Bedeutung moderner genomstudien für das herzinfarktrisiko

Translated title of the contribution: Importance of modern genome-wide studies for the risk of myocardial infarction

T. Kessler, J. Erdmann, H. Schunkert*

*Corresponding author for this work
2 Citations (Scopus)


The individual genetic susceptibility is a cornerstone in the pathogenesis of coronary artery disease (CAD). The search for the genetic background and the subsequently altered molecular mechanisms has been ineffective for several years. The increase in genome-wide association studies in recent years has changed the scenario and more than 40 variants have so far been identified to be highly significantly associated with CAD and the risk of myocardial infarction (MI). Whereas most of these findings affect frequent polymorphisms, exome-wide sequencing in families with a high prevalence of CAD revealed mutations with a high penetrance and as a consequence a high risk of suffering from MI. The findings allow a deeper insight into functional mechanisms involved in the pathogenesis of atherosclerosis. Furthermore, the data enables validation of the numerous epidemiologically identified risk markers with respect to the causal role in the development of CAD, making the genetic architecture of CAD much more transparent. Nevertheless, individual risk prediction has only made weak progress in the face of the new findings. Every individual without exception carries numerous risk alleles even when the number and effect strength shows individual differences. Thus, a varying degree of genetic susceptibility is shared by all of us. Current research is therefore focusing on the functional integration of genetic information to discover new approaches to prevention and therapy.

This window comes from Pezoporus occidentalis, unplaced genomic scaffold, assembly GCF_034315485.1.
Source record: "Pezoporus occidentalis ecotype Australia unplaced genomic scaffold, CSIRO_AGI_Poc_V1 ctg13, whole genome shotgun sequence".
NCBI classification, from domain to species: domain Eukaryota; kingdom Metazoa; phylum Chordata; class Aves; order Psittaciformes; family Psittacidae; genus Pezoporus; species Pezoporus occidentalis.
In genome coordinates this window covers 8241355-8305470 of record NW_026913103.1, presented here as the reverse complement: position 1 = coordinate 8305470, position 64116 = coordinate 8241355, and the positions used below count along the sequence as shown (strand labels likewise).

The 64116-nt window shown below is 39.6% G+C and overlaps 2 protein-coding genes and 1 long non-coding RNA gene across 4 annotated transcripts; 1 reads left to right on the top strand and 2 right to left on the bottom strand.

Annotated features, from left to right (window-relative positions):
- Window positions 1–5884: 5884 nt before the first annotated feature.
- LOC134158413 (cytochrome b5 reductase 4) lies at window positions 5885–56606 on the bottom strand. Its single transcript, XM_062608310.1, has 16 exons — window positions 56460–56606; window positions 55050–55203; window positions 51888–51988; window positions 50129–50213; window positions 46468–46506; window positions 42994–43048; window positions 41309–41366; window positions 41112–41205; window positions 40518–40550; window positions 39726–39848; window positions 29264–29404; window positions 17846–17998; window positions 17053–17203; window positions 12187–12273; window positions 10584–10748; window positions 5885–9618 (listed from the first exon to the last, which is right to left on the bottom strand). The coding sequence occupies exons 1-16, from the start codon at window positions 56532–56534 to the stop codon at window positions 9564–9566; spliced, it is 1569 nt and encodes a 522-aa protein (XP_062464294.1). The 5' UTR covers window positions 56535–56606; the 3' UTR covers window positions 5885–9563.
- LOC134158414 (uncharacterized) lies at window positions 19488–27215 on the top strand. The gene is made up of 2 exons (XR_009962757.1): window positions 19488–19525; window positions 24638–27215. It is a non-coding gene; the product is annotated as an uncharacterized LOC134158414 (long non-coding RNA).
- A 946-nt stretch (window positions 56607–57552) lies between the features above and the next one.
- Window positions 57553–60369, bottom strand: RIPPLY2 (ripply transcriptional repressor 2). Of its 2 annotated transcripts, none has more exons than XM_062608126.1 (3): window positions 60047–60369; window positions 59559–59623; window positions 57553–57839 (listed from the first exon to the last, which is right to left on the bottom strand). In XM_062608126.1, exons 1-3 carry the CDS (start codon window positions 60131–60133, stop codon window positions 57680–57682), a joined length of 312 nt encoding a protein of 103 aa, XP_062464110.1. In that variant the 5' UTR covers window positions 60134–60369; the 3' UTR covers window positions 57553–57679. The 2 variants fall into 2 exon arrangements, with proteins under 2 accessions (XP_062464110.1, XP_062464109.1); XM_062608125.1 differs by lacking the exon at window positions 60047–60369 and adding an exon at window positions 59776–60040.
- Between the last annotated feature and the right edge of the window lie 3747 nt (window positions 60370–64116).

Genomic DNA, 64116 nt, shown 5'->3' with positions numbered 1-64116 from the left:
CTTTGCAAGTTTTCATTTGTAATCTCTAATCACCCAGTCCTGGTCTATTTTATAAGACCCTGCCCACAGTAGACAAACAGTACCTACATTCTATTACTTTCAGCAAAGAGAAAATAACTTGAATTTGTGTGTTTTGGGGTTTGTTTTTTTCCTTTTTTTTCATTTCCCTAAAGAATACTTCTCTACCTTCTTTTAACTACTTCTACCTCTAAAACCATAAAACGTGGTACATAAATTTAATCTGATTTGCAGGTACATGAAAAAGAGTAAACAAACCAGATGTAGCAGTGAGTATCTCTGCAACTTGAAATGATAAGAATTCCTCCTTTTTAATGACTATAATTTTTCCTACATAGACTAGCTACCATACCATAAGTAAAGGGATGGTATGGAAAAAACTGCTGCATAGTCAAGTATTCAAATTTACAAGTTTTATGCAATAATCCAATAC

Translated title of the contributionImportance of modern genome-wide studies for the risk of myocardial infarction
Original languageGerman
Issue number2
Pages (from-to)141-147
Number of pages7
Publication statusPublished - 01.01.2014


Dive into the research topics of 'Importance of modern genome-wide studies for the risk of myocardial infarction'. Together they form a unique fingerprint.

Cite this